UCL Discovery
UCL home » Library Services » Electronic resources » UCL Discovery

Asylum-seeking peoples' experiences of Narrative Exposure Therapy

Cicconi, Francesca; (2018) Asylum-seeking peoples' experiences of Narrative Exposure Therapy. Doctoral thesis (D.Clin.Psy), UCL (University College London). Green open access

[img]
Preview
Text
Cicconi_10056540_thesis_id_removed.pdf

Download (1MB) | Preview

Abstract

Overview Refugees and asylum-seeking people who have experienced multiple and prolonged traumatic events have specialised needs for psychological therapy. This thesis investigates the acceptability, process and outcome of interventions provided to this population by mental health services in host countries. This thesis is in three parts. Part 1 is a systematic literature review and meta-synthesis investigating refugee and asylum-seeking peoples’ views of the barriers and facilitators to formal help-seeking for mental health difficulties. Seventeen qualitative studies were reviewed and synthesised. Findings suggest that help-seeking and accessing mental health services was influenced by the individual’s beliefs about the causes of distress, social and cultural perceptions of mental health, and service and treatment related factors. However, quality of the studies varied, and facilitators to help-seeking and the views of young refugee and asylum-seeking people were not well elaborated. Part 2 presents a qualitative study exploring 11 asylum-seeking peoples’ views of the effectiveness and acceptability of Narrative Exposure Therapy. Therapy was experienced as a challenging process, which was tolerated in part through building a trusting therapeutic relationship. Following therapy participants reported being better able to manage intrusive re-experiencing of past traumatic events, alongside improved interpersonal relationships and increased activity levels. The challenges of completing therapy with people with uncertain asylum status are considered in light of the findings. Part 3 is a reflective and critical discussion of conducting the empirical study. Several challenges faced in conducting the interviews are addressed, as well as issues of epistemological and personal reflexivity.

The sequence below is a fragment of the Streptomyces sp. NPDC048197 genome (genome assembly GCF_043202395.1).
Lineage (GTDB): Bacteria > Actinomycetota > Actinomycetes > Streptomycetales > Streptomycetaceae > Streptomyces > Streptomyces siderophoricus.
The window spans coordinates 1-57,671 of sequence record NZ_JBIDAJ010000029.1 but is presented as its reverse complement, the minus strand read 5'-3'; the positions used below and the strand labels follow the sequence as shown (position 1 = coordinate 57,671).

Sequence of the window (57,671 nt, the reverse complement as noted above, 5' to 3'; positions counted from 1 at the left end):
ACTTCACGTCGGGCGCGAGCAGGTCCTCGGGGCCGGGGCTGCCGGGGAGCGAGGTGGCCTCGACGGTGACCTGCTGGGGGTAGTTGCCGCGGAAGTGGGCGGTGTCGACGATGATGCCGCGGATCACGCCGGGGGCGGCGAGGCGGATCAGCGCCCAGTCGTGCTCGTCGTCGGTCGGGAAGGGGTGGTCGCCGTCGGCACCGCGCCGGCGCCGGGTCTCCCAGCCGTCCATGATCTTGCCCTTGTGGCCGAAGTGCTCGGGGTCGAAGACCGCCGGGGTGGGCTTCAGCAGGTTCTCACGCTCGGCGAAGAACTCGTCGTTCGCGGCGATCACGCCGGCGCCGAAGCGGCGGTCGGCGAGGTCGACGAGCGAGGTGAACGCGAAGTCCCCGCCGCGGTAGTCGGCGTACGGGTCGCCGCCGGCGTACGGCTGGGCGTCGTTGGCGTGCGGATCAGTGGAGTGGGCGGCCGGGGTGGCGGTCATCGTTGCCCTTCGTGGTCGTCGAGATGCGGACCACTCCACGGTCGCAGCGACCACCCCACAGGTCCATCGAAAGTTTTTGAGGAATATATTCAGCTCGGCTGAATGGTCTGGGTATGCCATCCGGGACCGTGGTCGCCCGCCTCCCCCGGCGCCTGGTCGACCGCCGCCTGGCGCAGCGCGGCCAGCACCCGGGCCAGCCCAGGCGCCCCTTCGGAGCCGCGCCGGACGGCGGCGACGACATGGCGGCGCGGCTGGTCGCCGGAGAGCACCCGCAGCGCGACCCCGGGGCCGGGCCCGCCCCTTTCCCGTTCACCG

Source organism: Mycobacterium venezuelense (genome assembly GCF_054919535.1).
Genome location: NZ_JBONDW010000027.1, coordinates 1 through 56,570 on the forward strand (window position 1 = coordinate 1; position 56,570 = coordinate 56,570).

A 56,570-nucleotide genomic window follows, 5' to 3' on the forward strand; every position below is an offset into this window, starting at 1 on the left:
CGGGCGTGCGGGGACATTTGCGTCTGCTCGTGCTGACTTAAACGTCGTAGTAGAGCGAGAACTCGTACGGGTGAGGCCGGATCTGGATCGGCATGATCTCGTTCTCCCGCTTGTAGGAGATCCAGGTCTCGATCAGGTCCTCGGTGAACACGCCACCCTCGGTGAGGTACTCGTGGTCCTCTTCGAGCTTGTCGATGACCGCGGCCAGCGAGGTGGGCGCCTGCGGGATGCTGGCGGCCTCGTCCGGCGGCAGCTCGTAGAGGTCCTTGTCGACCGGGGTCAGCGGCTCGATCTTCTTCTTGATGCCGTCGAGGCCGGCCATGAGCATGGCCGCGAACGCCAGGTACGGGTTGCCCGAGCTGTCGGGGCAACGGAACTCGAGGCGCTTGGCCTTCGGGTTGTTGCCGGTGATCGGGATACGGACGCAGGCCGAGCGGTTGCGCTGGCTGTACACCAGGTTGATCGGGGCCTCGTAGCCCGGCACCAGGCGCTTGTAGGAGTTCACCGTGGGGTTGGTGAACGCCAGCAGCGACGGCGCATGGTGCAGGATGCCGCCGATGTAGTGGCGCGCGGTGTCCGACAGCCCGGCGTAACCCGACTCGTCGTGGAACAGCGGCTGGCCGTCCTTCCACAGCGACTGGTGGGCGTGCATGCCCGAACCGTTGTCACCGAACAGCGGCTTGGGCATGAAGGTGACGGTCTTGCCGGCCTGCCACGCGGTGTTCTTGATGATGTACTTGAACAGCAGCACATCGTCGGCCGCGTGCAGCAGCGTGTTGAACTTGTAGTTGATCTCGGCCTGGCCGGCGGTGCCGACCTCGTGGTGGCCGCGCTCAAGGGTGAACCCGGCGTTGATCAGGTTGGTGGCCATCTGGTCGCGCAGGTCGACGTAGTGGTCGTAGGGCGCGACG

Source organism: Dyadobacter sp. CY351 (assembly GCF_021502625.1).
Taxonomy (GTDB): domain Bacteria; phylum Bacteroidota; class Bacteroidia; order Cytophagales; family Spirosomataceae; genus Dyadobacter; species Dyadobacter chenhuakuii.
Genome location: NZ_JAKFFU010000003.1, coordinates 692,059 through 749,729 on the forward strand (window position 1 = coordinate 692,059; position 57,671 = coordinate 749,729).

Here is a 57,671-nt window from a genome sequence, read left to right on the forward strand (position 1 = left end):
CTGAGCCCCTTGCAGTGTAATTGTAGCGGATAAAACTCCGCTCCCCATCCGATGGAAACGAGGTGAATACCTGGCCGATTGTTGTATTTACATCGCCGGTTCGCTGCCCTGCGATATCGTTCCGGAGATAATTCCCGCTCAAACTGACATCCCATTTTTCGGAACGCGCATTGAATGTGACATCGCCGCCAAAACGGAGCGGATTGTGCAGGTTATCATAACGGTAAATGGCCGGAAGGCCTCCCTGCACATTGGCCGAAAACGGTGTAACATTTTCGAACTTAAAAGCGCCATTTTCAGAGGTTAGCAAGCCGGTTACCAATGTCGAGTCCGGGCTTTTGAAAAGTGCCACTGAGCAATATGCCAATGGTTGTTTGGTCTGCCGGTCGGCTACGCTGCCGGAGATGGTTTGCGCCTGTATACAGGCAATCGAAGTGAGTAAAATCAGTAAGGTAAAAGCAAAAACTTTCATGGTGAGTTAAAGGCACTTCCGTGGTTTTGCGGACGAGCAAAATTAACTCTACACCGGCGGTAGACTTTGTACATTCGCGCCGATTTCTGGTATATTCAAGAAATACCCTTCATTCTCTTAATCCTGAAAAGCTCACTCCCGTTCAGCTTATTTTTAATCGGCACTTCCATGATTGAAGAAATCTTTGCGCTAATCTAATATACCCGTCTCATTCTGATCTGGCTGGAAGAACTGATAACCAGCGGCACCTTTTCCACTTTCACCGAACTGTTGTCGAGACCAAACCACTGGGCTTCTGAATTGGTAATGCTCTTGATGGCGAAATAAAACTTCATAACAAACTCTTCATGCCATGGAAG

Type: Thesis (Doctoral)
Qualification: D.Clin.Psy
Title: Asylum-seeking peoples' experiences of Narrative Exposure Therapy
Event: UCL
Open access status: An open access version is available from UCL Discovery
Language: English
UCL classification: UCL > Provost and Vice Provost Offices
UCL > Provost and Vice Provost Offices > School of Life and Medical Sciences
UCL > Provost and Vice Provost Offices > School of Life and Medical Sciences > Faculty of Brain Sciences
UCL > Provost and Vice Provost Offices > School of Life and Medical Sciences > Faculty of Brain Sciences > Div of Psychology and Lang Sciences
URI: https://discovery.ucl.ac.uk/id/eprint/10056540
Downloads since deposit
86Downloads
Download activity - last month
Download activity - last 12 months
Downloads by country - last 12 months

Archive Staff Only

View Item View Item